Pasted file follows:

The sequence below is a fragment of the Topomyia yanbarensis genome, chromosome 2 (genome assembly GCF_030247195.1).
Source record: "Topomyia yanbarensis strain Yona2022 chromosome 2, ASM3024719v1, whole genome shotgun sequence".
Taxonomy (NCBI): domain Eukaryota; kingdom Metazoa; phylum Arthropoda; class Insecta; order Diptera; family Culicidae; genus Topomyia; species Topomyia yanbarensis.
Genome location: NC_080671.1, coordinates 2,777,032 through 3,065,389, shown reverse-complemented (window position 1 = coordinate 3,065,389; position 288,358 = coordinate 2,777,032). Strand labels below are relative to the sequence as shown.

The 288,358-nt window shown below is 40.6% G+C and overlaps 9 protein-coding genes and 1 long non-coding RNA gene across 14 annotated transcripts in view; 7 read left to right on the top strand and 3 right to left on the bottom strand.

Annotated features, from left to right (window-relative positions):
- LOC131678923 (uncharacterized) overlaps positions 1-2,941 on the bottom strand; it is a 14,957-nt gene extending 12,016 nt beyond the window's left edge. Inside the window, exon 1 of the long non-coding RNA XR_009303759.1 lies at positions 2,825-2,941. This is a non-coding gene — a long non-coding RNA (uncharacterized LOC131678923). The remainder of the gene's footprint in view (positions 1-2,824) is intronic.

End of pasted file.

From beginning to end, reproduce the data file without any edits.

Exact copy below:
The sequence below is a fragment of the Topomyia yanbarensis genome, chromosome 2 (genome assembly GCF_030247195.1).
Source record: "Topomyia yanbarensis strain Yona2022 chromosome 2, ASM3024719v1, whole genome shotgun sequence".
Taxonomy (NCBI): domain Eukaryota; kingdom Metazoa; phylum Arthropoda; class Insecta; order Diptera; family Culicidae; genus Topomyia; species Topomyia yanbarensis.
Genome location: NC_080671.1, coordinates 2,777,032 through 3,065,389, shown reverse-complemented (window position 1 = coordinate 3,065,389; position 288,358 = coordinate 2,777,032). Strand labels below are relative to the sequence as shown.

The 288,358-nt window shown below is 40.6% G+C and overlaps 9 protein-coding genes and 1 long non-coding RNA gene across 14 annotated transcripts in view; 7 read left to right on the top strand and 3 right to left on the bottom strand.

Annotated features, from left to right (window-relative positions):
- LOC131678923 (uncharacterized) overlaps positions 1-2,941 on the bottom strand; it is a 14,957-nt gene extending 12,016 nt beyond the window's left edge. Inside the window, exon 1 of the long non-coding RNA XR_009303759.1 lies at positions 2,825-2,941. This is a non-coding gene — a long non-coding RNA (uncharacterized LOC131678923). The remainder of the gene's footprint in view (positions 1-2,824) is intronic.